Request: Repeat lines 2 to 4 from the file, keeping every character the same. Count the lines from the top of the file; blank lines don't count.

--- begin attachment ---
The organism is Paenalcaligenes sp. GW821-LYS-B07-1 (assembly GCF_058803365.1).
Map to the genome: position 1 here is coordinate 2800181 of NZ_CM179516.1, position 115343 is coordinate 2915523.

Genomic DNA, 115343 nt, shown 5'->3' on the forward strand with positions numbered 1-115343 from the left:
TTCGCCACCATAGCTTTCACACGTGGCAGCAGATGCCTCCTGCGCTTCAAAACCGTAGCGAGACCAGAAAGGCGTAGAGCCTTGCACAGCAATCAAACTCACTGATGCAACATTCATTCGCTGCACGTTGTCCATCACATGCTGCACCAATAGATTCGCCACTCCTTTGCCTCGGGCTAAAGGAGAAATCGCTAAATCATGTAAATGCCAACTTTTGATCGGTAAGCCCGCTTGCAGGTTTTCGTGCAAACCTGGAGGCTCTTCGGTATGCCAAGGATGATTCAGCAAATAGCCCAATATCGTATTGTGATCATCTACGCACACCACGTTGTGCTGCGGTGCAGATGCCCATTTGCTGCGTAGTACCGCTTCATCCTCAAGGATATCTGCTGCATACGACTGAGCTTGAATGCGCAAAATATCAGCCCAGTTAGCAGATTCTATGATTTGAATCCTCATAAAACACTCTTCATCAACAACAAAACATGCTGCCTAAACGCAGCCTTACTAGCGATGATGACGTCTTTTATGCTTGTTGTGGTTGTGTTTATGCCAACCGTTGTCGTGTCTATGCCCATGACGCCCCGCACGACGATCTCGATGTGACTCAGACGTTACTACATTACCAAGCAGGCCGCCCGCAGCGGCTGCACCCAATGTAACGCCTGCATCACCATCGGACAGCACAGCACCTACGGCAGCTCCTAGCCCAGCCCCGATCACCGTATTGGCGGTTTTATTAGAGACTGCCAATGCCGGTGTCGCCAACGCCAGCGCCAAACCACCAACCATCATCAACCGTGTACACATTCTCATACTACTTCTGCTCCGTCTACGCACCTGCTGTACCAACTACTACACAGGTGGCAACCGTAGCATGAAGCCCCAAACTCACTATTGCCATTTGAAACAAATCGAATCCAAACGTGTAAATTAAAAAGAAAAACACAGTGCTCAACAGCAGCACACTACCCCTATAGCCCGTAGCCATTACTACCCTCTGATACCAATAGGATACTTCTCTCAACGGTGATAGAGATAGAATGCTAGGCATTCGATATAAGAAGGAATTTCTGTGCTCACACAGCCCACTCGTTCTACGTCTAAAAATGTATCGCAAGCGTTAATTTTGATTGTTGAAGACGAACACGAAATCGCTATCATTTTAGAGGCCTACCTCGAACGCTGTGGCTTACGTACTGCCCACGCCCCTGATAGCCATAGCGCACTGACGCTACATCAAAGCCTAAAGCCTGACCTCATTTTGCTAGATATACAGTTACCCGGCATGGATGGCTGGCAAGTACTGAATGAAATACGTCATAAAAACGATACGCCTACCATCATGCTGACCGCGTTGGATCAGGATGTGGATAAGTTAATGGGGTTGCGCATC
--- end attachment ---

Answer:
Map to the genome: position 1 here is coordinate 2800181 of NZ_CM179516.1, position 115343 is coordinate 2915523.

Genomic DNA, 115343 nt, shown 5'->3' on the forward strand with positions numbered 1-115343 from the left:
TTCGCCACCATAGCTTTCACACGTGGCAGCAGATGCCTCCTGCGCTTCAAAACCGTAGCGAGACCAGAAAGGCGTAGAGCCTTGCACAGCAATCAAACTCACTGATGCAACATTCATTCGCTGCACGTTGTCCATCACATGCTGCACCAATAGATTCGCCACTCCTTTGCCTCGGGCTAAAGGAGAAATCGCTAAATCATGTAAATGCCAACTTTTGATCGGTAAGCCCGCTTGCAGGTTTTCGTGCAAACCTGGAGGCTCTTCGGTATGCCAAGGATGATTCAGCAAATAGCCCAATATCGTATTGTGATCATCTACGCACACCACGTTGTGCTGCGGTGCAGATGCCCATTTGCTGCGTAGTACCGCTTCATCCTCAAGGATATCTGCTGCATACGACTGAGCTTGAATGCGCAAAATATCAGCCCAGTTAGCAGATTCTATGATTTGAATCCTCATAAAACACTCTTCATCAACAACAAAACATGCTGCCTAAACGCAGCCTTACTAGCGATGATGACGTCTTTTATGCTTGTTGTGGTTGTGTTTATGCCAACCGTTGTCGTGTCTATGCCCATGACGCCCCGCACGACGATCTCGATGTGACTCAGACGTTACTACATTACCAAGCAGGCCGCCCGCAGCGGCTGCACCCAATGTAACGCCTGCATCACCATCGGACAGCACAGCACCTACGGCAGCTCCTAGCCCAGCCCCGATCACCGTATTGGCGGTTTTATTAGAGACTGCCAATGCCGGTGTCGCCAACGCCAGCGCCAAACCACCAACCATCATCAACCGTGTACACATTCTCATACTACTTCTGCTCCGTCTACGCACCTGCTGTACCAACTACTACACAGGTGGCAACCGTAGCATGAAGCCCCAAACTCACTATTGCCATTTGAAACAAATCGAATCCAAACGTGTAAATTAAAAAGAAAAACACAGTGCTCAACAGCAGCACACTACCCCTATAGCCCGTAGCCATTACTACCCTCTGATACCAATAGGATACTTCTCTCAACGGTGATAGAGATAGAATGCTAGGCATTCGATATAAGAAGGAATTTCTGTGCTCACACAGCCCACTCGTTCTACGTCTAAAAATGTATCGCAAGCGTTAATTTTGATTGTTGAAGACGAACACGAAATCGCTATCATTTTAGAGGCCTACCTCGAACGCTGTGGCTTACGTACTGCCCACGCCCCTGATAGCCATAGCGCACTGACGCTACATCAAAGCCTAAAGCCTGACCTCATTTTGCTAGATATACAGTTACCCGGCATGGATGGCTGGCAAGTACTGAATGAAATACGTCATAAAAACGATACGCCTACCATCATGCTGACCGCGTTGGATCAGGATGTGGATAAGTTAATGGGGTTGCGCATC